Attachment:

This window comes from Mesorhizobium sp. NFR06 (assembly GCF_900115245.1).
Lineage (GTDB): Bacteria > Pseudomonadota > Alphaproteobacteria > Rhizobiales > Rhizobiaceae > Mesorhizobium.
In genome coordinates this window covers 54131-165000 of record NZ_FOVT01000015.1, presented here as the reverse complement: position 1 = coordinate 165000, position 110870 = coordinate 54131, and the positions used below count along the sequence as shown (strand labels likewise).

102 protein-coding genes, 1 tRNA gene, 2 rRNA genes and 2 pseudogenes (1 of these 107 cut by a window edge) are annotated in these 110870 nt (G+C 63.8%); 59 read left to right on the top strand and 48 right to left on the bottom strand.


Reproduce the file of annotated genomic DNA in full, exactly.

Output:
This window comes from Mesorhizobium sp. NFR06 (assembly GCF_900115245.1).
Lineage (GTDB): Bacteria > Pseudomonadota > Alphaproteobacteria > Rhizobiales > Rhizobiaceae > Mesorhizobium.
In genome coordinates this window covers 54131-165000 of record NZ_FOVT01000015.1, presented here as the reverse complement: position 1 = coordinate 165000, position 110870 = coordinate 54131, and the positions used below count along the sequence as shown (strand labels likewise).

102 protein-coding genes, 1 tRNA gene, 2 rRNA genes and 2 pseudogenes (1 of these 107 cut by a window edge) are annotated in these 110870 nt (G+C 63.8%); 59 read left to right on the top strand and 48 right to left on the bottom strand.